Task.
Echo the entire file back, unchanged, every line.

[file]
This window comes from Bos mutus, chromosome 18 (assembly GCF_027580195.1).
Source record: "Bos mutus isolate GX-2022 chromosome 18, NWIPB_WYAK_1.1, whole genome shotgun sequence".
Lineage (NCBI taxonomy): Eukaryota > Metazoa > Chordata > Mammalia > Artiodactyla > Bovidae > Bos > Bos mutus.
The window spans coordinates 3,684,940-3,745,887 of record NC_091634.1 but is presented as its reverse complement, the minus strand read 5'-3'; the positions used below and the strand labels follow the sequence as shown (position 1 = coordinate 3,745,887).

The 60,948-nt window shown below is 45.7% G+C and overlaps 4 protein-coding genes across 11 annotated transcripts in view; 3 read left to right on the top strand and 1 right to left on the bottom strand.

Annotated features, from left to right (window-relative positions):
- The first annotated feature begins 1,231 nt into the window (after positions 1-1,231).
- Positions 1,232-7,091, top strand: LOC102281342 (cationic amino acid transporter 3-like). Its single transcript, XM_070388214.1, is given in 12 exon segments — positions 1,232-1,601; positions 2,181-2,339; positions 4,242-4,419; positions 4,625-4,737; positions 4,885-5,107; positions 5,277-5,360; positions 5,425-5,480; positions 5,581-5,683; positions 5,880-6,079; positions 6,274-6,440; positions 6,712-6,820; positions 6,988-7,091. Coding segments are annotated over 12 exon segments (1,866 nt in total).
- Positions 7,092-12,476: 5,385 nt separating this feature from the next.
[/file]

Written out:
This window comes from Bos mutus, chromosome 18 (assembly GCF_027580195.1).
Source record: "Bos mutus isolate GX-2022 chromosome 18, NWIPB_WYAK_1.1, whole genome shotgun sequence".
Lineage (NCBI taxonomy): Eukaryota > Metazoa > Chordata > Mammalia > Artiodactyla > Bovidae > Bos > Bos mutus.
The window spans coordinates 3,684,940-3,745,887 of record NC_091634.1 but is presented as its reverse complement, the minus strand read 5'-3'; the positions used below and the strand labels follow the sequence as shown (position 1 = coordinate 3,745,887).

The 60,948-nt window shown below is 45.7% G+C and overlaps 4 protein-coding genes across 11 annotated transcripts in view; 3 read left to right on the top strand and 1 right to left on the bottom strand.

Annotated features, from left to right (window-relative positions):
- The first annotated feature begins 1,231 nt into the window (after positions 1-1,231).
- Positions 1,232-7,091, top strand: LOC102281342 (cationic amino acid transporter 3-like). Its single transcript, XM_070388214.1, is given in 12 exon segments — positions 1,232-1,601; positions 2,181-2,339; positions 4,242-4,419; positions 4,625-4,737; positions 4,885-5,107; positions 5,277-5,360; positions 5,425-5,480; positions 5,581-5,683; positions 5,880-6,079; positions 6,274-6,440; positions 6,712-6,820; positions 6,988-7,091. Coding segments are annotated over 12 exon segments (1,866 nt in total).
- Positions 7,092-12,476: 5,385 nt separating this feature from the next.